Meaning of the “Waves of Oneness”- Logo

Please read more about bout the significance of the Logo of Waves of Oneness, that includes the “Enso and the Flower of Life”. It is a big part of the philosophy of what Waves of Oneness stands for also in terms of the offered treatments and services.

Ensō (circle)

Is a sacred symbol in the Zen school of Buddhism and is one of the most common subjects of Japanese calligraphy, even though it is a symbol and not a character. You may hear it called the Circle of Enlightenment, the Infinity Circle and even the Lost Symbol of Reiki. If you actually took the meanings of the two Kanji symbols that make up the word, ensō would translate as Mutual Circle or Circle of Togetherness. In the sixth century a text named the Shinhinmei refers to the way of Zen as a circle of vast space, lacking nothing and holding nothing in excess.
At first glance the ancient ensō symbol appears to be nothing more than a miss-shaped circle but its symbolism refers to the beginning and end of all things, the circle of life and the connectedness of existence. It can symbolize emptiness or fullness, presence or absence. All things might be contained within, or, conversely, excluded by its boundaries. It can symbolize infinity, the “no-thing”, the perfect meditative state, and Satori or enlightenment. It can even symbolize the moon, which is itself a symbol of enlightenment—as in the Zen saying, “Do not mistake the finger pointing at the moon for the moon itself.” In other words, do not mistake doctrines, teachings or explanations, which are intended to guide one toward enlightenment, for enlightenment itself.
Ensō can also represent the moon’s reflection on water, thereby symbolizing the futility of searching for enlightenment outside oneself. Ensō symbolizes many more things including: strength, elegance, the universe, single mindedness, the state of mind of the artist at the moment of creation and the acceptance of imperfection as perfect.

It also represents the oneness of life and all things contained within it, the spirit of harmonious cooperation, personal development and refinement of character, the visible and the invisible, absolute fullness in emptiness, simplicity, completeness, endlessness, perfect harmony, it also represents the oneness of life and all things contained within it, the spirit of harmonious cooperation, personal development and refinement of character, the visible and the invisible, absolute fullness in emptiness, simplicity, completeness, endlessness, perfect harmony, the circle of infinity and the cyclical nature of existence. The ensō is a manifestation of the moment, an expression of absolute enlightenment, a visual manifestation of the Heart Sutra and a representation of our true and innermost self. The ensō is a universal symbol of wholeness and completion; “form is void and void is form.” When viewing ensō, one can see that that form and void are interdependent and, in fact, define each other. There are so many definitions available, that each of us is truly left with the responsibility to select or create our own definition of ensō.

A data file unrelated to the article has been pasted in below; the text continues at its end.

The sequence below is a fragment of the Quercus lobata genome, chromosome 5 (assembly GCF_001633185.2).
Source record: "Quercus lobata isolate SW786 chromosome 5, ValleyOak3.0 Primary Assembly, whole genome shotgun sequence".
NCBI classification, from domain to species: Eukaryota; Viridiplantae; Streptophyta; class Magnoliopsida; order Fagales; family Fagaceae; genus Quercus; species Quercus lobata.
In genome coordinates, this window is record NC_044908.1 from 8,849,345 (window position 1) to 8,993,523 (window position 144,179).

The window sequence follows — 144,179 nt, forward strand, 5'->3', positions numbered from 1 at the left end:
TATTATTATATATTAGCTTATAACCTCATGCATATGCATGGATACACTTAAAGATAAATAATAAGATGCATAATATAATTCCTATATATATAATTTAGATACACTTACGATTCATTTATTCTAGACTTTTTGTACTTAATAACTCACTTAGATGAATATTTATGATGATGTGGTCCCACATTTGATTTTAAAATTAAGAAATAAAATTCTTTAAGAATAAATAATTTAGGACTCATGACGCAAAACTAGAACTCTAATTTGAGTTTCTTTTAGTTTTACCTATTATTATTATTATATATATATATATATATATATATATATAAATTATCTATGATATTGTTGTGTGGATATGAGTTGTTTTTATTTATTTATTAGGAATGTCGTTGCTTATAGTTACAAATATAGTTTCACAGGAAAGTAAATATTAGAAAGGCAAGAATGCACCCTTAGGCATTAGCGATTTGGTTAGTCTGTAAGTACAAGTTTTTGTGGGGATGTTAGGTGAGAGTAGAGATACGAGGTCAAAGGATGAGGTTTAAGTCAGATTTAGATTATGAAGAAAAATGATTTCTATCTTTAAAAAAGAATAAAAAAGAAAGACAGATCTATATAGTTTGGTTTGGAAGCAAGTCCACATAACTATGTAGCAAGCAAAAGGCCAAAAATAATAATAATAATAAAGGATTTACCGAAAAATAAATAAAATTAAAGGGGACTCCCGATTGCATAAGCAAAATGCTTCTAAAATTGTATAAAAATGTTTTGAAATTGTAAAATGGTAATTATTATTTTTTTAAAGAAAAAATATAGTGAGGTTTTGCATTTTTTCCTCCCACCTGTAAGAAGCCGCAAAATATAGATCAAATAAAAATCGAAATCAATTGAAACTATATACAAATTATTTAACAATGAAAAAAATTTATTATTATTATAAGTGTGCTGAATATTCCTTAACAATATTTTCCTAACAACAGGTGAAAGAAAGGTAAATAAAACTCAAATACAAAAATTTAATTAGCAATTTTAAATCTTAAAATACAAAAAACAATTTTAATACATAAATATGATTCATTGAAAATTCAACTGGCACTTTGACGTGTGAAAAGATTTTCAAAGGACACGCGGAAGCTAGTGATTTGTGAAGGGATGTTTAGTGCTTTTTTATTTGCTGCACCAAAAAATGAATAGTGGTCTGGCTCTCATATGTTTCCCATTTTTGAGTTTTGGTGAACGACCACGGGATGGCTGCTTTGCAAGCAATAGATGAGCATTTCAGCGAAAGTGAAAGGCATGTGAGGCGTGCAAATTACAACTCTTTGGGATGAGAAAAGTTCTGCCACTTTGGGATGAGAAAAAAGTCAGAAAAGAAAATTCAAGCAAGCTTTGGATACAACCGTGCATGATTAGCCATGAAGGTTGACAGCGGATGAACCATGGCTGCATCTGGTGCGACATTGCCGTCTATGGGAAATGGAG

Creation of an ensō symbolizes a moment in time in the life of the artist when the mind is free to simply let the spirit create through the physical body. Ensō is a fascinating expression of individuality as expressed by variations in ink tones, brushstroke thickness, shape of the circle and even the positioning of the single point where the circle begins and ends. An ensō might seem simple to draw but only a few painters are known for their excellent ensō, which are said to represent their mastery of Zen. It is believed that in the hands of a Zen master the power of the ensō symbol is released, helping those who meditate upon it to reach a higher level of consciousness (…)